The outcome of this first Eurobarometer survey will help develop the proposal for a European declaration on digital rights and principles of the European Parliament, the Council and the Commission.
According to a special Eurobarometer
survey conducted in September and October 2021, an overwhelming
majority of EU citizens think that the Internet and digital tools will
play an important role in the future. Moreover, a large majority finds
it useful for the European Union to define and promote European rights
and principles to ensure a successful digital transformation.
- Importance of digital in daily life
The findings of the survey show that more than eight in ten Europeans
(81%) feel that by 2030, digital tools and the Internet will be
important in their lives. More than 80% of EU citizens think that their
use will bring at least as many advantages as disadvantages. While only a
small minority (12%) expects more disadvantages than advantages from
the use of digital tools and Internet by 2030.
- Concerns about online harms and risks
More than half (56%) of the EU citizens surveyed expressed their
concern about cyber-attacks and cybercrime such as theft or abuse of
personal data, malicious software, or phishing. In addition, more than
half (53%) of them also indicated worrying about the safety and
well-being of children online, and close to half (46%) of EU citizens
worry about the use of personal data and information by companies or
public administrations. About a third (34%) of EU citizens worry about
the difficulty of disconnecting and finding a good online/offline life
balance, and around one in four (26%) are concerned with the difficulty
of learning new digital skills necessary to take an active part in
society. Finally, about one in five (23%) EU citizens expressed their
worry about the environmental impact of digital products and services.
- Need for more knowledge of rights online
According to the survey results, the majority of EU citizens think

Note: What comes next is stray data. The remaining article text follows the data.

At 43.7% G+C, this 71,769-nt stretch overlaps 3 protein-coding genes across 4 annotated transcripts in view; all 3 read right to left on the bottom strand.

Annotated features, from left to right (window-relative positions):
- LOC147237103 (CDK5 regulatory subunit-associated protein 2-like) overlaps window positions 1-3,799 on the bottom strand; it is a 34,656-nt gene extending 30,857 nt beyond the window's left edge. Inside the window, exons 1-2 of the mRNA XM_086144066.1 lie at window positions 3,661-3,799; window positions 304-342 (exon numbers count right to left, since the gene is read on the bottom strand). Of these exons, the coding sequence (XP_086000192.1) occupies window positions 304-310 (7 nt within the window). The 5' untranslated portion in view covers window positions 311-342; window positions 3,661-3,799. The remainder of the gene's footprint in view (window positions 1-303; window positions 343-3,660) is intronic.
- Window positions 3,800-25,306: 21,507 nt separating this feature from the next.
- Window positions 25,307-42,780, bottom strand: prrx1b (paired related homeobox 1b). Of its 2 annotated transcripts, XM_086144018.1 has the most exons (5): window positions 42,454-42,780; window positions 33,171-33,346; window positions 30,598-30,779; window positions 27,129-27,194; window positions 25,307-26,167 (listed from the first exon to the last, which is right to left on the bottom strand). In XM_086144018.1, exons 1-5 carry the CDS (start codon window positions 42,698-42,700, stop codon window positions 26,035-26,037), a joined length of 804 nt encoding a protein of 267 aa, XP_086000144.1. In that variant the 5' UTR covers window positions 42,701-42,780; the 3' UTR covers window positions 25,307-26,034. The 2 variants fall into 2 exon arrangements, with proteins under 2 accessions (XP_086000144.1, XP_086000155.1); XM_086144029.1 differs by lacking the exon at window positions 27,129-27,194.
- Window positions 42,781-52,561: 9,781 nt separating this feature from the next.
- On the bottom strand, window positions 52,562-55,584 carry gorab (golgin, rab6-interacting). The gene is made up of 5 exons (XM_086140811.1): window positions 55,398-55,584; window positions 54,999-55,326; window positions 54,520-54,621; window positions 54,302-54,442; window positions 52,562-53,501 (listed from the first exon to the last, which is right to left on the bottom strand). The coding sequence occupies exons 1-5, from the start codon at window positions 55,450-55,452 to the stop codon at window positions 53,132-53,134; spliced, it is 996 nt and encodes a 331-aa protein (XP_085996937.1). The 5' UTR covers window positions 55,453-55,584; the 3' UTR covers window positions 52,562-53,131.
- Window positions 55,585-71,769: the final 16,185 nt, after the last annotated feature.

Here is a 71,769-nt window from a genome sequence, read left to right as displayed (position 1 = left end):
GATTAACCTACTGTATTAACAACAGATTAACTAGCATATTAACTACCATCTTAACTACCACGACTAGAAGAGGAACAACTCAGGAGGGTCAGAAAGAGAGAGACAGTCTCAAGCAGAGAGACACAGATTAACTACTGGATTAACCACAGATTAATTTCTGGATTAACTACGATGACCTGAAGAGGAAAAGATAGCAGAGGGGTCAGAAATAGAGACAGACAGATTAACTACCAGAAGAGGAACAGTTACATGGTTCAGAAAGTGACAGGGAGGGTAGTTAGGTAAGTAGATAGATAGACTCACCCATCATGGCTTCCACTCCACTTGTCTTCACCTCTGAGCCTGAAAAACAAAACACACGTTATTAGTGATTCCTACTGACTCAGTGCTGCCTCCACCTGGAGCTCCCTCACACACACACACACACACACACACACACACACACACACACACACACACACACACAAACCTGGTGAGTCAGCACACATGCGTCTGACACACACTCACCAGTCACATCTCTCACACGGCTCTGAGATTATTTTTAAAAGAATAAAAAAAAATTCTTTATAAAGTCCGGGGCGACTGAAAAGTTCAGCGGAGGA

that the EU protects their rights in the online environment well. Still a
significant number (almost 40%) of EU citizens are not aware that their
rights such as the freedom of expression, privacy, or
non-discrimination should also be respected online, and in six EU Member
States, more than three in four think this way. Nonetheless, a large
majority of EU citizens considers it useful to know more about these
- Support for declaration on digital principles
A large majority (82%) of EU citizens considers it useful for the
European Union to define and promote a common European vision on digital
rights and principles. These principles should have concrete
implications for citizens, for example nine in ten (90%) are in favour
of including the principle that everyone, including people with
disabilities or at risk of exclusion, should benefit from easily
accessible and user-friendly digital public services. People want to be
clearly informed about the terms and conditions that apply to their
internet connection, be able to access the internet through an
affordable and high-speed connection, and be able to use a secure and
trustworthy digital identity to access a broad range of public and
private online services.
The outcome of this first Eurobarometer survey will help develop the
proposal for a European declaration on digital rights and principles of
the European Parliament, the Council and the Commission. The Declaration
will promote a digital transition that is shaped by European shared
values and by a human-centric vision of technological change.
After this first survey, a recurring series of Eurobarometer surveys
will be planned on an annual basis (from 2023 onwards) to collect
qualitative data, based on citizens' perception of how the digital
principles, once enshrined in the Declaration, are implemented in the
The special Eurobarometer (518) investigates the perception among EU
citizens of the future of digital tools and the internet, and the
expected impact that the internet, digital products, services and tools
will have on their lives by 2030. It was conducted between 16 September
and 17 October 2021 through a mix of online and face-to-face
interviewing, where possible or feasible. 26,530 respondents from the 27
EU Member States were interviewed.
On 9 March 2021, the Commission laid out its vision for Europe's digital transformation by 2030 in its Communication on the Digital Compass: the European way for the Digital Decade,
and proposed to compile a set of digital principles that embody the
European way for the digital transformation and guide EU policy in
digital. This covers areas such as access to internet services, to a
secure and trusted online environment and to human-centric digital
public services and administration, as well online freedoms.
Building on that, in September 2021, the Commission proposed a robust
governance framework to reach the digital targets in the form of a Path to the Digital Decade.
The Commission also conducted an open public consultation on the
Digital Principles, which ran from 12 May to 6 September 2021. The results
of this consultation showed broad support for European Digital
Principles from respondents. The consultation received 609 responses, of
which 65% were from citizens, and 10% from civil society organisations.
© European Commission
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